Pinau Merlin presents exciting natural history lectures and programs that 
sparkle with passion, humor and in-depth information.  Her unique perceptions and insights about the natural world are illustrated with real life stories of amazing interactions with wildlife. Pinau's deep connection with the earth and with wildlife stimulate an increased sense of place in others, as well as a real sense of belonging in nature.
Audiences are inspired, enthused and eager to put into practice their new insights, observational skills and new ways of participating in the natural ecosystem they live in.

Pinau Merlin is available as a keynote speaker, or to present 
natural history talks, lectures, programs and workshops.  She also 
leads "ed-venture" nature field trips and expeditions.

Do you need a warm, engaging speaker who can inform as well as inspire your group?

Do you need a vibrant, exceptional nature guide who can bring the natural world to life for your group?

To schedule a program or for more information
contact Pinau at
or 520 - 546 - 9409

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                                                      A Visit with Coyote
" I was wandering along a densely vegetated wash one sultry monsoon morning when a coyote started ambling across the wash.  Suddenly he realized I was there and began to trot away.  I sat down on the sand.  This immediately aroused his interest, since it's not a typical human reaction and it's a very non-threatening posture.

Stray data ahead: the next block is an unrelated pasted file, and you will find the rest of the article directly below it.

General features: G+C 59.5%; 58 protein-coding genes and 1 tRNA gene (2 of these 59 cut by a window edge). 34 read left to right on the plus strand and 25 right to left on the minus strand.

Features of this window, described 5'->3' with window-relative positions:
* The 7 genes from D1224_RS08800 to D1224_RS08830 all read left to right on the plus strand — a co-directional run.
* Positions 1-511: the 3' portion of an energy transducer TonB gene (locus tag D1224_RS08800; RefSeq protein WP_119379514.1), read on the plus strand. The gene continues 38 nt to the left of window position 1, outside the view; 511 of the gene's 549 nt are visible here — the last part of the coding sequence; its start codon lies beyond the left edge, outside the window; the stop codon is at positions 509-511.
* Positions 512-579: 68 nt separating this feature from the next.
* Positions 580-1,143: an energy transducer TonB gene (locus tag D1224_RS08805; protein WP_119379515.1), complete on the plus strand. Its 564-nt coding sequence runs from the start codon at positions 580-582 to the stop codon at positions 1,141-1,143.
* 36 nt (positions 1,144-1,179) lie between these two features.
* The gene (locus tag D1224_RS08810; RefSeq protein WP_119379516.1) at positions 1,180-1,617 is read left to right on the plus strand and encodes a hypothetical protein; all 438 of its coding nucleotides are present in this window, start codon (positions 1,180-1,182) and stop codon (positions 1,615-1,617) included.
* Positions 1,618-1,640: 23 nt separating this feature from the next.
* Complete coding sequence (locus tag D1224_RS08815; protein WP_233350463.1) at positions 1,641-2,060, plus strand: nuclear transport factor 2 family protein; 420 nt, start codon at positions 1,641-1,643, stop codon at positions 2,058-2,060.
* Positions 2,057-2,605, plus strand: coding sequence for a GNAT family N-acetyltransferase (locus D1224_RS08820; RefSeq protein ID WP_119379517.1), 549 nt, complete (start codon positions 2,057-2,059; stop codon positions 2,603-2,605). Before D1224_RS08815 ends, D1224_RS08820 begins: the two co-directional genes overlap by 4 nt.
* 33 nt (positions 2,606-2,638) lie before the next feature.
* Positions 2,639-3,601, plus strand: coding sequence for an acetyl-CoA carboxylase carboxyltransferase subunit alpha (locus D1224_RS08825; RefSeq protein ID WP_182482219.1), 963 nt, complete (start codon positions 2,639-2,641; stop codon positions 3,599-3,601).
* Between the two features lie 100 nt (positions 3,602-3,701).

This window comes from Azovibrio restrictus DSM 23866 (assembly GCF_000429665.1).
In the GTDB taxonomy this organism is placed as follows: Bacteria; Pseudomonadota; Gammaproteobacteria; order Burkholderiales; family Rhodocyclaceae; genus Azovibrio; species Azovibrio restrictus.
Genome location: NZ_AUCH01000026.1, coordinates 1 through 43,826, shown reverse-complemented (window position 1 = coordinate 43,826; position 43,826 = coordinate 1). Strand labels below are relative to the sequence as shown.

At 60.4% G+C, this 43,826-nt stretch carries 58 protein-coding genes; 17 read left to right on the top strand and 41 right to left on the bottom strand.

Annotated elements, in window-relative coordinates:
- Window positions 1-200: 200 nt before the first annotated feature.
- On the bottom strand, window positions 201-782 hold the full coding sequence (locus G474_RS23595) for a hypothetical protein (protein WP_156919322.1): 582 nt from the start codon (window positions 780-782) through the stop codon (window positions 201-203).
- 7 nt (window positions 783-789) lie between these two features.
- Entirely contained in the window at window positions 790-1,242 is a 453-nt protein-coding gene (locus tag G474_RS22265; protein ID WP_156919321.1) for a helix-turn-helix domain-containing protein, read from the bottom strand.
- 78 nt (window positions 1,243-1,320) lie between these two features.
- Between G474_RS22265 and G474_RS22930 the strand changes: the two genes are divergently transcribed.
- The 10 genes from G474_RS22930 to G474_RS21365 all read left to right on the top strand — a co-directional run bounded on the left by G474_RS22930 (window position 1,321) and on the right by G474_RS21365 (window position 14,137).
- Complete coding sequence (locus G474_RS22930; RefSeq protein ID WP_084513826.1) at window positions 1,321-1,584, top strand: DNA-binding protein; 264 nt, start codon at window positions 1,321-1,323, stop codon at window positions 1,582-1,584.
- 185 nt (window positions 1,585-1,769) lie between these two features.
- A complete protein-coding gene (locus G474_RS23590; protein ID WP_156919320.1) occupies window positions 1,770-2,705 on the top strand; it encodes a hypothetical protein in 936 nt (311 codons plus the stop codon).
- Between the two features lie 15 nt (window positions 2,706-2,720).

The coyote sat down, watching me.  I simply sat, waiting for him to make the next move.  He did.  He lay down and put his head on his paws, still watching and assessing me.  I lay down resting my head on my hands, staring into those intelligent amber eyes.
After a minute he rolled on his side, so of course I did too.  We spent several wonderful minutes rolling around and changing positions. Suddenly Coyote sat up, cocking his ears around.  He glanced at me one last time, as though to say goodbye, then wafted silently off into the brush.
I sat waiting.  A moment later a horseback rider appeared down the wash.
It was an incredible, magical feeling, gazing into the eyes of Coyote and finding myself judged worthy of a few private moments of play."       Pinau Merlin
"The group was awed by the depth of your understanding about the habitat and species of the Sonoran Desert and admired the passion you have for your work".  N Waugh, Vice President for Development, National Wildlife Federation
Pinau Merlin
Author, Lecturer, Naturalist
 "Re-connecting with Nature"
"Nature brings us to our senses".

This Week's Nature Note:

Don't look directly at an animal if you want to see more than a fleeting glimpse.  
A direct stare is perceived as a threat by animals.  Look down, turn your body 
slightly away and peek from the corner of your eyes.  Animals will be much more 
likely to stay still if they don't think you've seen them.
Also smiling or baring the teeth is considered a threat by most animals, causing 
them to bolt.